Initial Velocity Question

  • Thread starter MaNiFeST
  • Start date
  • #1
36
0
Ok So if I were to launch a waterballoon with a waterballoon launcher VERTICALLY , how could I find out the Initial Velocity With OUT a stop watch? My other supplies include a meter stick
 

Answers and Replies

  • #2
3,042
15
Are you familiar with conservation of energy?
 
  • #3
36
0
This is for a lab at school and you get Extra Credit if you can figure out the first part without a stop watch. Would i have to weigh it? And sorry, im not familiar with conservation of energy
 
  • #4
3,042
15
Ok, are you familiar with the equations of motion?
 
  • #5
36
0
I am familiar with the equations for angles ( sin, cos), displacement in X,Y , etc,, for constant/non constant velocities and Trajectories
 
  • #6
3,042
15
Look through them and try to find one that involves the parameters you think are going to be important and post it.
 
  • #7
36
0
This isnt really a homework question but w/e

Thanks again
 
  • #8
36
0
Well if I am shooting an object vertically then Displacment X will be 0m, and
Vy = Vo * sin(90) because the degrees will be 90
VFy = 0 m/s

Thats about all the variables i know atm

Im unsure of which equation to use
 
Last edited:
  • #9
3,042
15
Well, dont solve any equations yet, just look for some that might be useful, and well work from there.
 
  • #10
36
0
Would this work
VFy^2 = VOy^2 + 2a*Displacment Y
 
  • #11
3,042
15
Aha, you are on to something. Keep going.
 
  • #12
36
0
Displacment Y = {(Vo^2+sin(2*angle)} / g

Only other one i know that doesnt involve time
 
Last edited:
  • #13
3,042
15
where did this come from? You were on the right track before. Maybe you should take a closer look at your first equation.
 
  • #14
36
0
its equation for X or Y displacment
I am looking for Initial Velocity (Vo) and those two are the only ones that do not include time because i wont have a stop watch when doing this experiment
 
  • #15
3,042
15
Yes, look at your first equation, and you tell me what each of those terms mean.
 
  • #16
36
0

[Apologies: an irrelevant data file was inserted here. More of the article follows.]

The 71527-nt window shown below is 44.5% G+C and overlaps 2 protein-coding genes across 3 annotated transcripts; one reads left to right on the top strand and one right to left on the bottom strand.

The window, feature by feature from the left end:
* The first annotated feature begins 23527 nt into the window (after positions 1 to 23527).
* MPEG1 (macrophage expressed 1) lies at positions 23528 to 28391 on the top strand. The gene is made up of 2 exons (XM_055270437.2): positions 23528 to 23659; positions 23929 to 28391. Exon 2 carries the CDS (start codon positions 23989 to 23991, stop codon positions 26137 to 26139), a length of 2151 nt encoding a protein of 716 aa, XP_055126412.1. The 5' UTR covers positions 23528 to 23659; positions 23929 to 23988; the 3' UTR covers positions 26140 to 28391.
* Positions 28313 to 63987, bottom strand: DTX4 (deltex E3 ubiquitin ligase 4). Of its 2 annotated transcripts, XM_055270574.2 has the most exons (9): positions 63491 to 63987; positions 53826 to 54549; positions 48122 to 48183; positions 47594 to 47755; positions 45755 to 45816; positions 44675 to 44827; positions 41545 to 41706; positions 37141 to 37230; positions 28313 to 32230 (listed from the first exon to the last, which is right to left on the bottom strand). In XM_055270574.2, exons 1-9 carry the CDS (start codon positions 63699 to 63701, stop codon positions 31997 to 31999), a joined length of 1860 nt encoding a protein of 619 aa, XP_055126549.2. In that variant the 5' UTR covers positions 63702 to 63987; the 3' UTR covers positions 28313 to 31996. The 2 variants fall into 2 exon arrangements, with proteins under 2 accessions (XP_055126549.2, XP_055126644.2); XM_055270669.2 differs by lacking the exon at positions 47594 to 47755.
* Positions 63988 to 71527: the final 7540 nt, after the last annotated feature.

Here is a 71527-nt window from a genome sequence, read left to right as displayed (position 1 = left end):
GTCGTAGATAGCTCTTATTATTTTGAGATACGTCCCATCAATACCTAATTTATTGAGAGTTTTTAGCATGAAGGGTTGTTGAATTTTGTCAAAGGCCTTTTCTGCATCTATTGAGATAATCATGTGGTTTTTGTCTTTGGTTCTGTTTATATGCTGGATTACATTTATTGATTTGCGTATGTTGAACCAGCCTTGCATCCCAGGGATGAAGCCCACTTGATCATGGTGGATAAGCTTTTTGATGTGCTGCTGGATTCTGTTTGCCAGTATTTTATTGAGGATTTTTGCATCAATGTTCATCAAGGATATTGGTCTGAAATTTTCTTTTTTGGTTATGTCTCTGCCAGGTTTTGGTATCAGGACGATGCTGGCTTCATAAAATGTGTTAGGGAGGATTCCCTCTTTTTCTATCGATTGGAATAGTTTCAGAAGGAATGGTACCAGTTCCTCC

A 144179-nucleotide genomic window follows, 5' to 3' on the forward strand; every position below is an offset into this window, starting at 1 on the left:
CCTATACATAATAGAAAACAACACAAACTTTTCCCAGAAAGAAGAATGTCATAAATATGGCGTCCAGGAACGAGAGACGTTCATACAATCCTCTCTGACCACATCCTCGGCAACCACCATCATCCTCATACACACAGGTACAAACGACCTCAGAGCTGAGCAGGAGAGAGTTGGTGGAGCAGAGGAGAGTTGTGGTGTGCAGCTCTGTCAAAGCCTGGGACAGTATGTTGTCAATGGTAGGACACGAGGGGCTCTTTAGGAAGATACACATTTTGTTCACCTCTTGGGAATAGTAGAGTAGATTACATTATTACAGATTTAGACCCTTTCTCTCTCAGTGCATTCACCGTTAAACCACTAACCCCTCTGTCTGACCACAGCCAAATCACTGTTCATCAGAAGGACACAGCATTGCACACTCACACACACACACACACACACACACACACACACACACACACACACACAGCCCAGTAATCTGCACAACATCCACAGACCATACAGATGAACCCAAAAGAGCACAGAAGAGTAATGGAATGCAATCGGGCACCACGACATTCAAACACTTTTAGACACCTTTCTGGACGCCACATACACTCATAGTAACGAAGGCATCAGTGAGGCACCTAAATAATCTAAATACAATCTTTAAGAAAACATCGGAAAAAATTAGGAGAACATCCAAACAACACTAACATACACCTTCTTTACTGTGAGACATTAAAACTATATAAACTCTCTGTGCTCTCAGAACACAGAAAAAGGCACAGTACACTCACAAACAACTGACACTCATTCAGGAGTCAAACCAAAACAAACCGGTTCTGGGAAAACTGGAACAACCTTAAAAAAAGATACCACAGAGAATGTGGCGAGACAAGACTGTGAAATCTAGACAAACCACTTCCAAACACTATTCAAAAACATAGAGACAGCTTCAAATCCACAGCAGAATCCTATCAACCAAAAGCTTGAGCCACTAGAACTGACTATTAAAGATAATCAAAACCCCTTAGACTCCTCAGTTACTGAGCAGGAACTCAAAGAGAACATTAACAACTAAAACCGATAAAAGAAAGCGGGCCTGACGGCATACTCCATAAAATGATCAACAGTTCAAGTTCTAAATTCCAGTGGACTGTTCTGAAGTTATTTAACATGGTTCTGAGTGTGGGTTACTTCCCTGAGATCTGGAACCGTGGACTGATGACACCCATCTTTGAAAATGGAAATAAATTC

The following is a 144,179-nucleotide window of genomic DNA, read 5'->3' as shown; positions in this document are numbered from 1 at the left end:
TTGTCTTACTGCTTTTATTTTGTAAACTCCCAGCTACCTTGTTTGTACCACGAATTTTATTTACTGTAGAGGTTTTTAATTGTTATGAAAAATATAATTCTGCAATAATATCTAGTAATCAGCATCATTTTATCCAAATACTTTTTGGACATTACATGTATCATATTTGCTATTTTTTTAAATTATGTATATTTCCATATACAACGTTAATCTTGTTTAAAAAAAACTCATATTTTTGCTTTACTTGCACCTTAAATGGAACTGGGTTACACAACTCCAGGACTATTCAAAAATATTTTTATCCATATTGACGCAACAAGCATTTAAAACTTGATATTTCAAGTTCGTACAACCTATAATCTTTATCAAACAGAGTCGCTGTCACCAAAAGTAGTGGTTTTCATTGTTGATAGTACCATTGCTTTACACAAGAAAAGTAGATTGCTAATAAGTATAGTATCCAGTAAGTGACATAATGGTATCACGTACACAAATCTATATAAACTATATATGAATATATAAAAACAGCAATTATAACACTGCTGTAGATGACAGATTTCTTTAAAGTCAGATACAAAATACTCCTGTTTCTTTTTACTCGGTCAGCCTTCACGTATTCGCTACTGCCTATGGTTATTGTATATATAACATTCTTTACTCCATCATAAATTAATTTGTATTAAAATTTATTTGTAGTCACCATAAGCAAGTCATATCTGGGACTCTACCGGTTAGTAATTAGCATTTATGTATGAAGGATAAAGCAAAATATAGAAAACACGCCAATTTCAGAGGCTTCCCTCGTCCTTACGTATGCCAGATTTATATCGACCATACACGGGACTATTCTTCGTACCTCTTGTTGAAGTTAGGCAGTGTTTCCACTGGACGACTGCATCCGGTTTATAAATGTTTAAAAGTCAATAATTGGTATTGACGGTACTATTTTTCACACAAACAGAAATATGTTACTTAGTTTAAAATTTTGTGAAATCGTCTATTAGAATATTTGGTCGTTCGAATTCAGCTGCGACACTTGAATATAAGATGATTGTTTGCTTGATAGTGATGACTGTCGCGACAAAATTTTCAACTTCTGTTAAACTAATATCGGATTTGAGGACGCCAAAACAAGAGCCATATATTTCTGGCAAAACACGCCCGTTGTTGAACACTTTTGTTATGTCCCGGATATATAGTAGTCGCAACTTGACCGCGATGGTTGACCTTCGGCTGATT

VFy^2 = VOy^2 + 2a*Displacment Y
I am looking for Initial Velocity and not just VOy
Final Velocity of Y = is 0 m/s in this case
VOy^2 = is unknown
a = 9.81m/s^2 in this case
Displacment Y = is also unknown
 
  • #17
3,042
15
Ok, we need to get this terminology straight.

[tex]V_{fy}[/tex] means the final velocity in the y direction.

[tex] V_{oy} [/tex] means the initial velocity in the y direction.

Does this help at all?

Final Velocity of Y = is 0 m/s in this case

Yes, that's correct. Now when does this occur?
 
  • #18
36
0
VFy That occurs when the object stops right before it comes back down
I Know what the terminology means,
 
  • #19
3,042
15
MaNiFeST said:
VFy That occurs when the object stops right before it comes back down
I Know what the terminology means,

How would a ruler be useful given this information? What is the value of Vfy?
 
  • #20
36
0
Thats the thing, I have almost no idea
 
  • #21
3,042
15
Well, you just said it yourself:

VFy That occurs when the object stops right before it comes back down

What does that mean?
 
  • #22
36
0
It means that in the Y direction, the final velocity is 0 because there is no motion, it suspends in midair
 
  • #23
3,042
15
Exacttttttly. So what does that mean Vfy =?
 
  • #24
36
0
VFy = 0 m/s
 
  • #25
3,042
15
Bingo. Now, think about that ruler. What could you do with that ruler now that you have this new information?
 

Related Threads on Initial Velocity Question

  • Last Post
Replies
1
Views
2K
  • Last Post
Replies
1
Views
2K
  • Last Post
Replies
3
Views
2K
  • Last Post
Replies
6
Views
1K
  • Last Post
Replies
7
Views
2K
  • Last Post
Replies
11
Views
2K
  • Last Post
Replies
4
Views
887
  • Last Post
Replies
2
Views
2K
  • Last Post
Replies
2
Views
924
  • Last Post
Replies
6
Views
606
Top